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Published:April 2nd, 2007 08:16 EST
U.S. congressional delegation visits Baghdad

U.S. congressional delegation visits Baghdad

By SOP newswire

BAGHDAD — A U.S. congressional delegation visited Baghdad Sunday. The Delegation, led by Sen. John McCain of Arizona, consisted of Sen. Lindsey Graham of South Carolina, making his sixth trip to Iraq, Rep. Mike Pence of Indiana and Rep. Rick Enzi, also from Arizona.

The delegation landed at Baghdad International Airport and traveled to various locations in Baghdad by military convoy.

The congress members visited the Shorga marketplace and interacted with local merchants while walking the streets with Gen. David H. Petraeus, commanding general, Multi-National Force–Iraq.

“It’s a resilient people here in Iraq,” said Graham. “We went to the market and we were warmly welcomed. I bought five rugs for five bucks and people were engaging. Just a few weeks ago, dozens of people were killed in the same place. There are plenty of people here in Iraq that want the same thing for their families that (the American people) want for (theirs’) and are dying for their freedom.”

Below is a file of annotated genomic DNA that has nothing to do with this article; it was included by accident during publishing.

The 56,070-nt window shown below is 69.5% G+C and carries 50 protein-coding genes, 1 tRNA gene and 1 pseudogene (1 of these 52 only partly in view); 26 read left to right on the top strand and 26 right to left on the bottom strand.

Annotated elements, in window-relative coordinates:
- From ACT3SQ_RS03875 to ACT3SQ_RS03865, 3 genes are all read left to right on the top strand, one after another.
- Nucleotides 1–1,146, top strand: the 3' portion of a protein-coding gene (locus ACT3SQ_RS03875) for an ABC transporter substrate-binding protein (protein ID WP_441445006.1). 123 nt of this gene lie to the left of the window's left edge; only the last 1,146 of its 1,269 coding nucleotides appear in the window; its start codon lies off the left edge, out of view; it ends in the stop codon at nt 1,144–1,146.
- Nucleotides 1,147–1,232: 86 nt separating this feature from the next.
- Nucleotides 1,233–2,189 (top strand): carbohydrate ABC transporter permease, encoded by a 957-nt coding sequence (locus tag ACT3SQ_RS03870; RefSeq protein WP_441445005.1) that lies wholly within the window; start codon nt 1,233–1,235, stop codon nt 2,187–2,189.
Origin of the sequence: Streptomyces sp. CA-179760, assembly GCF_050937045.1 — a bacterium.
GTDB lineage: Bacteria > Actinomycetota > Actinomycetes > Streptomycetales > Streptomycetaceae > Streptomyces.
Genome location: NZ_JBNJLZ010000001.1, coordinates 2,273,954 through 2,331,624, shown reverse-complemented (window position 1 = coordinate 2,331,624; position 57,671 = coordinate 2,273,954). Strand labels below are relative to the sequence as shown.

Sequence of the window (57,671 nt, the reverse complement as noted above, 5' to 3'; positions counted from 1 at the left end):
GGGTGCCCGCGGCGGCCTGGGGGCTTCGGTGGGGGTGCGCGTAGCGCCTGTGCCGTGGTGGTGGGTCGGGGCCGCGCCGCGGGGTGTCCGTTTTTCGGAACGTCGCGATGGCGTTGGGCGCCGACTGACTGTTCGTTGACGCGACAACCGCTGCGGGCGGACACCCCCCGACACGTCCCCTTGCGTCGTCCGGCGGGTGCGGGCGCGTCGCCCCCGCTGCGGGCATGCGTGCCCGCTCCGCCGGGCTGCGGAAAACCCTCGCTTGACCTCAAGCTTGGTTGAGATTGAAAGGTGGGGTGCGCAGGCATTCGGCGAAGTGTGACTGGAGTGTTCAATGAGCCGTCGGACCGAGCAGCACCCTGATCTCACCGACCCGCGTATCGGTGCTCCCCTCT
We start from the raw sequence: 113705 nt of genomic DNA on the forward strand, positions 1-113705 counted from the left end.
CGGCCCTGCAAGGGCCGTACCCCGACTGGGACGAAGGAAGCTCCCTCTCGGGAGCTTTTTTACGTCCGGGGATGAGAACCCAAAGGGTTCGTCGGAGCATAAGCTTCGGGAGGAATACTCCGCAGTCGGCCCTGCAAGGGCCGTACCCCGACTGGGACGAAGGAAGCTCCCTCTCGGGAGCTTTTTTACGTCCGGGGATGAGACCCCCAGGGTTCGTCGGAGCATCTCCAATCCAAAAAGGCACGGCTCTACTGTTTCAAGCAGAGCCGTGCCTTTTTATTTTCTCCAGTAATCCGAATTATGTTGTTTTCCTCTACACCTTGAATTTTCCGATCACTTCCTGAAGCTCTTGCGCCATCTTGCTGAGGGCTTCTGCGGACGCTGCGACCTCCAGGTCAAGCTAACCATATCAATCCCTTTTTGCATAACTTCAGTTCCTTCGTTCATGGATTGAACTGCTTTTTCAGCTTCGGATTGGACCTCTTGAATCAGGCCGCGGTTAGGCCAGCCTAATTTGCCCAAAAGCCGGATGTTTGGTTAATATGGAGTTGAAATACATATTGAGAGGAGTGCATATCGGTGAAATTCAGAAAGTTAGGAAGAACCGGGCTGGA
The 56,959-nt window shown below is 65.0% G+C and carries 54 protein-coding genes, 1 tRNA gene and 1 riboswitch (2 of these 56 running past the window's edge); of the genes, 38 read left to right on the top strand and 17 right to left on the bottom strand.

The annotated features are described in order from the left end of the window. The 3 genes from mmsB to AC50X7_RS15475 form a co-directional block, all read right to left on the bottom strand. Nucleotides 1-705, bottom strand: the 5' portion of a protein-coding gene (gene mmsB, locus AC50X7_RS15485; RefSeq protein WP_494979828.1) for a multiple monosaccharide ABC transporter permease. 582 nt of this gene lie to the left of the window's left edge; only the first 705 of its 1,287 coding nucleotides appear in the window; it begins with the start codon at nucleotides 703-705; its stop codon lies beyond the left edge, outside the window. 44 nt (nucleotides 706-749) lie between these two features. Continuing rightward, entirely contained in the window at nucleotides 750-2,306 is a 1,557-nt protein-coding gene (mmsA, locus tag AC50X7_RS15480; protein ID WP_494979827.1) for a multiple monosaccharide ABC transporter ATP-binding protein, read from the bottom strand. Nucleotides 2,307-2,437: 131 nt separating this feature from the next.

“When we were there at the market place, we had an opportunity to go to the very spot where back in February over 240 lives where lost to a major car bomb and on that very spot we saw the entrepreneurism; we saw the small business spirit; we saw people rebuilding,” Renzi said.

The delegation also visited a joint security station in al Karradah where they met with U.S. and Iraqi troops.

“We met the Iraqi police commander who was very optimistic that this new strategy is paying dividends,” Graham said. “Is it hopeless? No. If we’re patient as a nation and stand by the Iraqi people, who are fighting and dying for their freedom, we will win this war. If we talk about leaving and losing, the car bombers win.”

The members of the delegation spoke of their belief that the American people were not receiving the full story on Operation Iraqi Freedom.

“I believe that we have a new strategy that is making progress and it’s not to say that things are well everywhere in Iraq; far from it,” McCain said. “We have a long way to go.”

“We read everyday about suicide bombings, kidnappings, rocket attacks and other terrible attacks,” McCain said. “What we don’t read about everyday and what is news since the surge began is a lot of the good news.”

The good news the senator spoke of included the drop in murders in Baghdad, the establishment of joint security stations throughout the city, the deal among al-Anbar province sheiks to fight back against al-Qaeda, the deployment of additional Iraqi brigades to Baghdad from across Iraq and the increase in locals providing tips to U.S. and Iraqi forces.

“These and other indicators are reasons for very cautious optimism about the effects of the new strategy,” McCain said. “I believe just as we read about all the negative events in Iraq, the American people must be aware of the positive development under this new plan.”

By Spc. Stephen P. Kretsinger Sr.
Combined Press Information Center